We were able to sneak out for about 2-hour motorcycle ride this past weekend.  Still a lot going on in life/work, so I am just happy to get out on the motorcycle.

Motorcycling around Front Royal, VA and the surrounding area is a lot of fun.  More than a few nice places as destinations and more than a few good country roads to ride.

We even got up on Skyline Drive for a short ride. The leaves have not yet reappeared on the trees, so the views were spectacular!

The curiosity of the day was the “Audi” Can Am Spyder.  The reality was the guy was not happy with the big, black, empty area on the front of his trike and put the Audi badge there.  It was a neat conversation starter.
Ride on, Ride safe

I though I would try my hand at video recording my travels.  This ride I wanted to “shoot the gap”, the southern gap of Skyline Drive.

There are two places along Skyline Drive where you can ride your motorcycle under the parkway, after going up a twisty mountain road and of course back down the other side.  I had never ridden the southern gap so now was the time.

As you can see in the video it was a wonderful day to ride a motorcycle.  Setting out from my home in Front Royal with a clear, bright, blue sky and a cool but comfortable temperature just made for a perfect journey.  Low traffic in the Shenandoah Valley provided little impedance, except for the deer and her three fawns.  I had to stop and let them cross, woe is me riding in the country.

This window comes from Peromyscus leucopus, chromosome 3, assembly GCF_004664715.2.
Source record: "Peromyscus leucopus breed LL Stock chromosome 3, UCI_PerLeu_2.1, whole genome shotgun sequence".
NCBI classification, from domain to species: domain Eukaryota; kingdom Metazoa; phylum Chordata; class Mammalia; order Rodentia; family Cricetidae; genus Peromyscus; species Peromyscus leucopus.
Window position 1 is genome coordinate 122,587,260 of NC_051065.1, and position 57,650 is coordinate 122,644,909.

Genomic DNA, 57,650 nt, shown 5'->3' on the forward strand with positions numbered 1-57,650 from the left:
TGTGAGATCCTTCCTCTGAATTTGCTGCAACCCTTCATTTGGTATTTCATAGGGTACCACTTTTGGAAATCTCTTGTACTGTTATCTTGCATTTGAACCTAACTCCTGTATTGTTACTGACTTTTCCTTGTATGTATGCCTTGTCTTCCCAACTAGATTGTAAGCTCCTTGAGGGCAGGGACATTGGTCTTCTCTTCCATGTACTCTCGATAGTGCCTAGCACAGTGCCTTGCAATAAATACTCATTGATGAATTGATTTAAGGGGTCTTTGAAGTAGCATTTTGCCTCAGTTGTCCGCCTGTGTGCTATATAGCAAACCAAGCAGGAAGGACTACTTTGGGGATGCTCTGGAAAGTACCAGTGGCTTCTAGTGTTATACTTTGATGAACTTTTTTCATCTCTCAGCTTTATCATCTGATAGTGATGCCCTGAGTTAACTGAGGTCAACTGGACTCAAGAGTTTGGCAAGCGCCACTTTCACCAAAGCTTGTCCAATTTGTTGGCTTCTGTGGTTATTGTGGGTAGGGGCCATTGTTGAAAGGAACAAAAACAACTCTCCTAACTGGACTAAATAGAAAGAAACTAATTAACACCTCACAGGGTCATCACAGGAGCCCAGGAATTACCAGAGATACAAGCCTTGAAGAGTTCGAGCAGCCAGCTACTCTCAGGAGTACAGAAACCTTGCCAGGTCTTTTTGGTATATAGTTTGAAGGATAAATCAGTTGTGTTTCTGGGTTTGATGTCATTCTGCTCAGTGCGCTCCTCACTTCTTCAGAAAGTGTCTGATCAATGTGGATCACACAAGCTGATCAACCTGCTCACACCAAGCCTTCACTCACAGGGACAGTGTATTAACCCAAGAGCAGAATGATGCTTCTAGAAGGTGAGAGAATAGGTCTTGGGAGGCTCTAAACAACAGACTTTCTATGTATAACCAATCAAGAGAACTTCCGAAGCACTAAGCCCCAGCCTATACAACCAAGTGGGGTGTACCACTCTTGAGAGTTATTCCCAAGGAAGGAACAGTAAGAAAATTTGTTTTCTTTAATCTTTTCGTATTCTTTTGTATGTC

So why 150 in 9?  This was a 3-hour ride, but my batteries died after 2 ½ hours.  NO ONE wants to watch a 150-minute ride with no commentary, I have not figured that one out yet, so I set it to fast forward and got the whole thing down to 9 minutes.

Hope you enjoy.


Ride on, Ride Safe


We pulled out of our driveway on a cool, crisp Friday morning for a long weekend motorcycle ride.  By cool & crisp I mean 51 degrees Fahrenheit, a little less with wind chill, of course. We knew it was going to be at least that or a bit less on Skyline Drive.

We had decked ourselves out in appropriate clothing and closed the vents of the Harley Davidson Ultra Limited, so the chill was not very noticeable. Otherwise, the sun was out with blue sky all about and traffic out of town was quite light.

It took us about an hour to get from home to the northern terminus of Skyline Drive in Front Royal, Virginia. I really think that the state could do a bit better job of signage to get people to the park.  I knew where it was but, until you are right upon it the signs are few and far between.

A lot of motorcycles on the road!